Old Laws, New Science, and Protecting Public Health: The Trump Administration’s Decision on Particulate Pollution Standards

July 13, 2020 | 12:08 pm
Ron Reiring/Flickr
Gretchen Goldman
Former Contributor

In June, the public comment period closed on the EPA’s draft rule on the National Ambient Air Quality Standards for Particulate Matter. Now we wait, as the agency reviews the more than 66,000 public comments submitted and Trump leadership at EPA rushes to finalize the rule by its own arbitrary deadline of the end of 2020. Here’s a rundown of the state of play, and where I and the Union of Concerned Scientists stand on the nation’s protections against one of the most common and harmful air pollutants in the US.

A broken process and a flawed result

It has been a wild ride. In many ways, the process was doomed from the start. Early in the Trump Administration, EPA leaders began meddling with science advisory committees and indicated they were going to expedite the process for reviewing the particulate matter and ozone standards for no legitimate reason. It was clear the administration had no intention of considering the science when in October 2018, it disbanded the Particulate Matter Review Panel, a group of nearly two dozen of the nation’s top experts on particulate matter and health and welfare effects. It was the same kind of all-star lineup of experts that had informed EPA’s ambient air pollutant standards since they began decades ago.

At the same time, EPA leaders gutted the seven-member Clean Air Scientific Advisory Committee and replaced its independent scientists, leaving only one academic scientist on a committee usually dominated by them and appointing an industry consultant with no experience as an EPA science advisor to lead the group.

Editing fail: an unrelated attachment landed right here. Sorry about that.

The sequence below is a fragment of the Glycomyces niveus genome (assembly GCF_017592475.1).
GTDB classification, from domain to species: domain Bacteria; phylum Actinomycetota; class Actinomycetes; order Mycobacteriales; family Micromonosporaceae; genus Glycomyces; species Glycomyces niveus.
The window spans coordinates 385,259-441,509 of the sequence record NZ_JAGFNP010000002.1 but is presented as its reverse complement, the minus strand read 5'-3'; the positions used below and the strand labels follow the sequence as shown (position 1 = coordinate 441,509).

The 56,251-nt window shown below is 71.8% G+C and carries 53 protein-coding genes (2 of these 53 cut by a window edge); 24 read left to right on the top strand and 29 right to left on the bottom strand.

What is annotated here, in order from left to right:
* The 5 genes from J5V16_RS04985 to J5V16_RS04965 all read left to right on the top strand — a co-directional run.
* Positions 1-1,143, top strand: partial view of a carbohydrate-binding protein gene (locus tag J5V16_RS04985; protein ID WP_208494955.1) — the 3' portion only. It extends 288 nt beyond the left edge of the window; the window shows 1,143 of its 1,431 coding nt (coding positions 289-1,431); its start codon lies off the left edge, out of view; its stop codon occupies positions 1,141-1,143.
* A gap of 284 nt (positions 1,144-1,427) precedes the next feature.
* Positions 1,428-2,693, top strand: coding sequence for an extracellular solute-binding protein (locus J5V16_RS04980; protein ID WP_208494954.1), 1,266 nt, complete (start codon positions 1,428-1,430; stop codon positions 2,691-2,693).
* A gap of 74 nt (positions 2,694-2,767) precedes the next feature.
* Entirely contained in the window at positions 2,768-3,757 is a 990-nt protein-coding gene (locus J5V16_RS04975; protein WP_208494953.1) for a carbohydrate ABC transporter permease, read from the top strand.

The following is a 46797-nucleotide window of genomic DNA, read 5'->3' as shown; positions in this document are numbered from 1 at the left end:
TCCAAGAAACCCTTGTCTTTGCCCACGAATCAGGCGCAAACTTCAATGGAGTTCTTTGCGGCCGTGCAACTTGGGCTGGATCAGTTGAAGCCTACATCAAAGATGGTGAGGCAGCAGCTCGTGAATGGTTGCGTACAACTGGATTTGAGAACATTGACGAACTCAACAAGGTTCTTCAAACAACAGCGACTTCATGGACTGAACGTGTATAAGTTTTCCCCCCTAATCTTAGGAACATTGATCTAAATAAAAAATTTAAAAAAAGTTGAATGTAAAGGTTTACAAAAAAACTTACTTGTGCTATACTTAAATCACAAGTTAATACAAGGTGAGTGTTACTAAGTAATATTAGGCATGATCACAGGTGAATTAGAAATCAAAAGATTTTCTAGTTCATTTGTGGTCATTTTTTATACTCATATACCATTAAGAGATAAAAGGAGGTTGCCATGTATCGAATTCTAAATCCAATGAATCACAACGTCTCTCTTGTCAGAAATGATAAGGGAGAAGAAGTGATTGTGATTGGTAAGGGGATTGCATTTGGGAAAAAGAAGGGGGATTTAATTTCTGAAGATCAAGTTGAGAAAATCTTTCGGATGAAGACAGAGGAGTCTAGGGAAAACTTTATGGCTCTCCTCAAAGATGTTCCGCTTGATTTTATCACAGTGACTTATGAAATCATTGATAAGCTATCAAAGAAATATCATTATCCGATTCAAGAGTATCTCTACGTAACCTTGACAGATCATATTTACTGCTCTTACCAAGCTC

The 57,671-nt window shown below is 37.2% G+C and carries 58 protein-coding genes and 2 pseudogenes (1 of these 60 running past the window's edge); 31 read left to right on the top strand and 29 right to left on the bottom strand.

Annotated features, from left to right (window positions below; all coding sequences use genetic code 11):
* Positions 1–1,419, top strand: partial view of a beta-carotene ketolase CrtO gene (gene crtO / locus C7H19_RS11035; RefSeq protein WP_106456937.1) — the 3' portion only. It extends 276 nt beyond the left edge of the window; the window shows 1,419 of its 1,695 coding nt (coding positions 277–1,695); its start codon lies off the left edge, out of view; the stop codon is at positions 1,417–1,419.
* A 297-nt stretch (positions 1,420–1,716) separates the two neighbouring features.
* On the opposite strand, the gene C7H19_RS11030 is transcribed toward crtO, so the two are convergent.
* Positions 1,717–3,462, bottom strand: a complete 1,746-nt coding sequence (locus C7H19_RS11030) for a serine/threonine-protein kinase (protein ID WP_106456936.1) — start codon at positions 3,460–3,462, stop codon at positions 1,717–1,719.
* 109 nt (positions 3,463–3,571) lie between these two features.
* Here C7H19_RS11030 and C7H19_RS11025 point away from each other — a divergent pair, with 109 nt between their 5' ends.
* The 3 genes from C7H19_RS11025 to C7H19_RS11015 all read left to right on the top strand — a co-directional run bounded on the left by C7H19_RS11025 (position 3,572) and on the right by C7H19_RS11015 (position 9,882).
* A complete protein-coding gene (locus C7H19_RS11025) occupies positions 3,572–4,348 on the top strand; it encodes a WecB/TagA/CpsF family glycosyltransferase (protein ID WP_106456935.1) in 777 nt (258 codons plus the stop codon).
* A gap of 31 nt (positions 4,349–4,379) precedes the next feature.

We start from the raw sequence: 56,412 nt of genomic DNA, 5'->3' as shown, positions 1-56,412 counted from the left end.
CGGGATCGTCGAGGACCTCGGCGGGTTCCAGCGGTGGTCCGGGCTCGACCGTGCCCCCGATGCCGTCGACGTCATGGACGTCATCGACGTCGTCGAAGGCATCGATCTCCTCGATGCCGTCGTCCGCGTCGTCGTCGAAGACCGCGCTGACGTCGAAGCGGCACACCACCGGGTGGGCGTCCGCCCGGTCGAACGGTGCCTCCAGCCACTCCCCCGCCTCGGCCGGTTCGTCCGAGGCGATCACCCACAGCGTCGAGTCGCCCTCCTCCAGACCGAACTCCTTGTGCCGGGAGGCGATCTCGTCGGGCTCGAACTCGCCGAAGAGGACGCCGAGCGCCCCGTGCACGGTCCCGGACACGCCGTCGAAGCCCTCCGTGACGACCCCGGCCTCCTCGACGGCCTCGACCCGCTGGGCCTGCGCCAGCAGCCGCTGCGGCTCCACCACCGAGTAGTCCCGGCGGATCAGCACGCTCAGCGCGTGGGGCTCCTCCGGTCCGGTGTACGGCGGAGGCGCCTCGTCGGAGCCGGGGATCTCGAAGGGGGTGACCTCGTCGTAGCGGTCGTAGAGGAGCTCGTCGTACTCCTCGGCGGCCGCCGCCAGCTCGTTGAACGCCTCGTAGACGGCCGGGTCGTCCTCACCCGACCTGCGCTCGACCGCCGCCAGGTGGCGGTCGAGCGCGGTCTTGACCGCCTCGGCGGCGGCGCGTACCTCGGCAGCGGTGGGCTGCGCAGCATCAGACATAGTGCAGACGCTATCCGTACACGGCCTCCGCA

The results were what you might expect. From its first meeting, it was clear the group was inadequate to advise the agency, and they knew it. To their credit, they told EPA they needed the Panel reinstated and that they didn’t have the adequate expertise to review the Particulate Matter Standards. But Administrator Wheeler didn’t listen, instead he made a half-hearted effort to throw some consultants into the process at the eleventh hour, presumably to create a façade of responsiveness to what was clearly a gaping hole in needed expertise.

In the end, the advisors—whose advice historically set the scientific basis for ambient air quality standards—couldn’t even come to agreement on the fundamental question of whether the current standards adequately protect public health and welfare, let alone provide a consensus range of standards backed by the scientific evidence.

Putting science back into the process…for it to be ignored

Meanwhile, the (now independent) Particulate Matter Review Panel met and advised the agency anyway, hosted by the Union of Concerned Scientists for an in-person meeting. The 20-person panel (which had more breadth, depth, and diversity of expertise on the particulate matter standards then the advisory committee, by a long shot) came to agreement that the standards were inadequate and recommended tighter standards for fine particulate matter, a pollutant that kills and sickens thousands in the US each year.

So what did EPA Administrator Wheeler do? Despite EPA staff and the Independent Particulate Matter Review Panel both concluding the standards need tightening, Wheeler instead chose to side with part of the seven-member Committee concluding that there is not sufficient evidence to justify tightening the standards, with only a vague commentary in the draft rule that essentially parrots the opinion of some CASAC members and barely delves into any scientific explanation for the decision.